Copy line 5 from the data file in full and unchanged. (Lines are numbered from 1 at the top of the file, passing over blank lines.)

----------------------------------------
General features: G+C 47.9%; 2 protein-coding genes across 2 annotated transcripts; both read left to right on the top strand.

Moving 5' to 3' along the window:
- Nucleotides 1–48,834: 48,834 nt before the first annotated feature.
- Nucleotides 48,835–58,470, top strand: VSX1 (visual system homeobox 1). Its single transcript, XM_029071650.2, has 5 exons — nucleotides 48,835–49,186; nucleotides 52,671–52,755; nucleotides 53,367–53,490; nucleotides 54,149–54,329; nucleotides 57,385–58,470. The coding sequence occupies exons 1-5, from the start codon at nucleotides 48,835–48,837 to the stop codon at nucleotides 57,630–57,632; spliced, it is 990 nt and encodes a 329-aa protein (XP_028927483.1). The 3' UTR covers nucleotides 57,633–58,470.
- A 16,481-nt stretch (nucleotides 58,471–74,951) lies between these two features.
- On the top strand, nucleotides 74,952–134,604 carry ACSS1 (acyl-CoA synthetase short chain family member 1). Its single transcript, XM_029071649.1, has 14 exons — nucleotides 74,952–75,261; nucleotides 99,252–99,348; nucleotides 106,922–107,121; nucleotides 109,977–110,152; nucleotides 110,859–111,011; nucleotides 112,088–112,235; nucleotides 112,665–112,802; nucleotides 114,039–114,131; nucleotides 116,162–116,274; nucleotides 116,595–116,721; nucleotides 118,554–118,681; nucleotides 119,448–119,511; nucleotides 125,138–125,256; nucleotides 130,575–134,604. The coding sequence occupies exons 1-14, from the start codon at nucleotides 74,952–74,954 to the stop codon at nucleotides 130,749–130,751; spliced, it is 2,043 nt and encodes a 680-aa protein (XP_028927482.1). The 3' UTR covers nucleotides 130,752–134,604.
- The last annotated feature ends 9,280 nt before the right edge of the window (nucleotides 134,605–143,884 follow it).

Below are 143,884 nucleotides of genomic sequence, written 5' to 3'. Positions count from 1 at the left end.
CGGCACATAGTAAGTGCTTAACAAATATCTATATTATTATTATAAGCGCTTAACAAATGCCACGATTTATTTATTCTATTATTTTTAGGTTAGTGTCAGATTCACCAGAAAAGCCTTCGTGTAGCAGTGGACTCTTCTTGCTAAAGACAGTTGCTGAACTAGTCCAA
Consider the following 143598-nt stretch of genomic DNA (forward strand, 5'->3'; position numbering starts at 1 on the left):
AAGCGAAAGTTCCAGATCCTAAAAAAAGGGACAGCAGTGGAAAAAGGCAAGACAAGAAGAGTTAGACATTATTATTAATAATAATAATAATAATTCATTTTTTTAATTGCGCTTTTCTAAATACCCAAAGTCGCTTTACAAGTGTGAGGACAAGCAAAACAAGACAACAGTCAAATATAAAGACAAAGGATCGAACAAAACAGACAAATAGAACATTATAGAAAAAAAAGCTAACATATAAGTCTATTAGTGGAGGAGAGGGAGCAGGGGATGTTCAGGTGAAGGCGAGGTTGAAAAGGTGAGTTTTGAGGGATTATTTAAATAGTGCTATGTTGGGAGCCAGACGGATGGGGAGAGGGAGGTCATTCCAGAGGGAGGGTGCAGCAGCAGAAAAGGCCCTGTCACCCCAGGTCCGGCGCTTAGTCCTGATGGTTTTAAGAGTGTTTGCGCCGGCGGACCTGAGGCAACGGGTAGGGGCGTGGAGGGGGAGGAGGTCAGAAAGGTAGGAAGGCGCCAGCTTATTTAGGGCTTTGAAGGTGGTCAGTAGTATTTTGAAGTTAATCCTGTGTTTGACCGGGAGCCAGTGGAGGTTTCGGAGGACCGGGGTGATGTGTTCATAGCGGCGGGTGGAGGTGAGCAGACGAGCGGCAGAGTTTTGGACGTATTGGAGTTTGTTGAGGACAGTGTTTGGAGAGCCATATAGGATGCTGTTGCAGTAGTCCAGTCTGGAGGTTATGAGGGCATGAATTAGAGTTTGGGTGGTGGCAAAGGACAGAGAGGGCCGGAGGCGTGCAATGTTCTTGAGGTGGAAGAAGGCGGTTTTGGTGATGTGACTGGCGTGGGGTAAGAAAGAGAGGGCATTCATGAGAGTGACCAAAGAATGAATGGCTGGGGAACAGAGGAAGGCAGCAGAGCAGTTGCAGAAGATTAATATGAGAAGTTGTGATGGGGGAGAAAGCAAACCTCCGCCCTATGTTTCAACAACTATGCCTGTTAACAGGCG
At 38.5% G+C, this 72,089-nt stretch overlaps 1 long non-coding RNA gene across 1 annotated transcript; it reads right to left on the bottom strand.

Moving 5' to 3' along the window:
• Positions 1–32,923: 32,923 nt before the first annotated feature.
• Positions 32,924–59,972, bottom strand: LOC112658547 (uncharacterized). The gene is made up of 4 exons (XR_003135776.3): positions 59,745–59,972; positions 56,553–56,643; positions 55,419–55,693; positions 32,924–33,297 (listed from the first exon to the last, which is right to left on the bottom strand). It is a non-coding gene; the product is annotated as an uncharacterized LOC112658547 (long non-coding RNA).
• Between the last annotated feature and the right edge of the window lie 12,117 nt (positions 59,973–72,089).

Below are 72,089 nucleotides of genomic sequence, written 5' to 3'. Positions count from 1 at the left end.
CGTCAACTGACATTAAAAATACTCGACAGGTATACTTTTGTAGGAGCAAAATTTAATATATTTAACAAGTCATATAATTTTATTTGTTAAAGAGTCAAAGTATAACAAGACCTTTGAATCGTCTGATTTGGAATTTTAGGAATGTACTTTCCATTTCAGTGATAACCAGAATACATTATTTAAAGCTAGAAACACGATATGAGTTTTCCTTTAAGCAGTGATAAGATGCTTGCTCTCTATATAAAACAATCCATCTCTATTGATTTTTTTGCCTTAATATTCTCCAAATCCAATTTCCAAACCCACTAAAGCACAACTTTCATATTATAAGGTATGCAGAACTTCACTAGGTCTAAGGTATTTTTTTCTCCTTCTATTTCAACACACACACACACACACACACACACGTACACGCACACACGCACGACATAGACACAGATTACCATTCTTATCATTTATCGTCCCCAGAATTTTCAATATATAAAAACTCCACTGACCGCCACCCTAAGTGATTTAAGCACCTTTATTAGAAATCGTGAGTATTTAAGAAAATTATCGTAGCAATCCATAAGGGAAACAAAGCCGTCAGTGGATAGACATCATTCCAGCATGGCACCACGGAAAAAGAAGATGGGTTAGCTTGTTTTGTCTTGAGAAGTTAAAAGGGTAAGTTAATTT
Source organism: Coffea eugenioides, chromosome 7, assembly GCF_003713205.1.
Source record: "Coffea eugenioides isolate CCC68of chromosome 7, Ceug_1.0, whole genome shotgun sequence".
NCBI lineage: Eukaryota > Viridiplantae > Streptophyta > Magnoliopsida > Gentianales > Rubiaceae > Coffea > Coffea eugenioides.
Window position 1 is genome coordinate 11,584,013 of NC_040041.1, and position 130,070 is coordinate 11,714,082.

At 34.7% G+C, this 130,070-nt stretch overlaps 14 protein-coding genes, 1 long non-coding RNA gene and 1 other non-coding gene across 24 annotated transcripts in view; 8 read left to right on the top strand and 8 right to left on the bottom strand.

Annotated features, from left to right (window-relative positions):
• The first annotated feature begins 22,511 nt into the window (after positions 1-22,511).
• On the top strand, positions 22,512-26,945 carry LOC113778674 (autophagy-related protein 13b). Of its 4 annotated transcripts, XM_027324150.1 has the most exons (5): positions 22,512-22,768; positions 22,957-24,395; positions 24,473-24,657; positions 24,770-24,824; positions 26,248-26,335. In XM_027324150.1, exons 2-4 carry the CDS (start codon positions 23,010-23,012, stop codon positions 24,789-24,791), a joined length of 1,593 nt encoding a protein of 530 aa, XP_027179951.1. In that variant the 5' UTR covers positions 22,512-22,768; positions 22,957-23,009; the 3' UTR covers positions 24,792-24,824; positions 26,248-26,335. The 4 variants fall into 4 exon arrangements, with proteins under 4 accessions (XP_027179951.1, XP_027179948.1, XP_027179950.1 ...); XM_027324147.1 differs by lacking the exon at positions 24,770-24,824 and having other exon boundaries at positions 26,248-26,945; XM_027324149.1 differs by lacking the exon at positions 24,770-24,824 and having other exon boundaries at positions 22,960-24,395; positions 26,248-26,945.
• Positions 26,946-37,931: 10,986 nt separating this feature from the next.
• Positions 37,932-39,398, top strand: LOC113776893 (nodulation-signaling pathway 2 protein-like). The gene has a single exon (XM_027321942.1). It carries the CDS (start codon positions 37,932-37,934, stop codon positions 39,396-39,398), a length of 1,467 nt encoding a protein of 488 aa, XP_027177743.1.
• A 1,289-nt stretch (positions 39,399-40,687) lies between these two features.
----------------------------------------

- A 16,481-nt stretch (nucleotides 58,471–74,951) lies between these two features.